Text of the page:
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DECT urate deposits: now you see them, now you don't
  1. Fiona Marion Florence McQueen1,2,
  2. Anthony J Doyle3,
  3. Quentin Reeves3,
  4. Greg D Gamble4,
  5. Nicola Dalbeth2,4
  1. 1Department of Molecular Medicine and Pathology, University of Auckland, Auckland, New Zealand
  2. 2Department of Rheumatology, Greenlane Clinical Centre, Auckland District Health Board, Auckland, New Zealand
  3. 3Department of Radiology, Auckland City Hospital, Auckland District Health Board, Auckland, New Zealand
  4. 4Bone and Joint Research Group, Department of Medicine, University of Auckland, Auckland, New Zealand
  1. Correspondence to Professor Fiona Marion Florence McQueen, Department of Molecular Medicine and Pathology, University of Auckland, 85 Park Road, Grafton, Auckland 92019, New Zealand; f.mcqueen{at}

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Dual energy CT (DECT) scanning has recently been applied to the detection of urate deposits in patients with gout.1 It is highly specific, with potential for use as a diagnostic tool.2 However, few studies have compared DECT with other advanced imaging modalities. We have recently studied a group of gout patients using 3T MRI scanning as well as DECT imaging and have discovered that a significant anomaly exists for the identification of urate which is contingent upon DECT software settings. This could have a major impact on the diagnosis of gout in individual patients.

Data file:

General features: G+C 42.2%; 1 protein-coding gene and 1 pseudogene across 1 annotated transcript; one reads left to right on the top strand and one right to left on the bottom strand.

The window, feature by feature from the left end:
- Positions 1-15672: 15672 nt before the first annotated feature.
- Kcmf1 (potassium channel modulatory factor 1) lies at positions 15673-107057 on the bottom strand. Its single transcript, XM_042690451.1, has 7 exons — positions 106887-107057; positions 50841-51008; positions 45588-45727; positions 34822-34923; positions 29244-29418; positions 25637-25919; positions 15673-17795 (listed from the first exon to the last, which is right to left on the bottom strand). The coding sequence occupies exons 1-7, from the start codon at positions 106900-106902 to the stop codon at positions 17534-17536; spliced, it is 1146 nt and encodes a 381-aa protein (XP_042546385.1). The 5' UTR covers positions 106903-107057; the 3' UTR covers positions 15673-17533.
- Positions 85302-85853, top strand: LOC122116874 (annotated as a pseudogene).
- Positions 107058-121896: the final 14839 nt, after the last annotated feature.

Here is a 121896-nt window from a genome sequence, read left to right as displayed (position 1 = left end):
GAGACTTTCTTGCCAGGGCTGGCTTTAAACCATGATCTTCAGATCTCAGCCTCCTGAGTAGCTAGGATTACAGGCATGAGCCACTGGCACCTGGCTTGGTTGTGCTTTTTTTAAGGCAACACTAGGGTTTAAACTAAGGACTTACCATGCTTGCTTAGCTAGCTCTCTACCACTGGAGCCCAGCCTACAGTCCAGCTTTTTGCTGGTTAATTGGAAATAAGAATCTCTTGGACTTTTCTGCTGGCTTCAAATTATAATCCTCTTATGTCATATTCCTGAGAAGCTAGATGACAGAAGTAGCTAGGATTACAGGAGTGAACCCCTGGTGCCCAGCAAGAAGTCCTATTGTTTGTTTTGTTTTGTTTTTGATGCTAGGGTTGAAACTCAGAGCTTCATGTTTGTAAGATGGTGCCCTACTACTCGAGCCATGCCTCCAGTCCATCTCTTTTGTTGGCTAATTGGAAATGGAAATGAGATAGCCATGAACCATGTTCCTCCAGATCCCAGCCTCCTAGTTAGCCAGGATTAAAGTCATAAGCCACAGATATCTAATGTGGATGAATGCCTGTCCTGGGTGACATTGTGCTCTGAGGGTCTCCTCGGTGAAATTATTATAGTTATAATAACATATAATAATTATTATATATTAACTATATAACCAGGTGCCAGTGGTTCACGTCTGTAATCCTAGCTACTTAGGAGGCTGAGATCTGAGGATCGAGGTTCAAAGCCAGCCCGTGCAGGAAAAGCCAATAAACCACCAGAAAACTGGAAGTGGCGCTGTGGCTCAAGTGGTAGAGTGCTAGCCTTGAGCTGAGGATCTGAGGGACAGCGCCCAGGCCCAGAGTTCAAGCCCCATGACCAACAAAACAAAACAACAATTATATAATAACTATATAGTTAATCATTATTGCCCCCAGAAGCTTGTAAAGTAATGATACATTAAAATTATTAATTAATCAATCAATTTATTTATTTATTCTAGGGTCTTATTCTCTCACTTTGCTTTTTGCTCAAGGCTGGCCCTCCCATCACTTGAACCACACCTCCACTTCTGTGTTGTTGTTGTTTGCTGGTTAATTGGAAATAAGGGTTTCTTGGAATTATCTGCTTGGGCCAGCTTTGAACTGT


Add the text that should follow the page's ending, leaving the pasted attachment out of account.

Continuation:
We performed DECT scans of the dominant wrist in 10 patients with tophaceous gout,3 with an average disease duration of 19 years. All participants provided written informed consent and this study was approved by the Northern X Regional Ethics Committee of New Zealand. A dual x-ray tube 128-detector-row scanner (Siemens Medical, Erlangen, Germany) was used. Patients were scanned prone with arm outstretched from finger-tips to distal radius with acquisitions at 40×0.6 mm and pitch of 0.7. Tube A was operated at 80 kV/260 mAs and tube B at 140 kV/130 mAs. Images were reconstructed using bone and soft tissue algorithms, 512 matrix, 0.75-mm slices with 0.5-mm increment. Data were treated in two …

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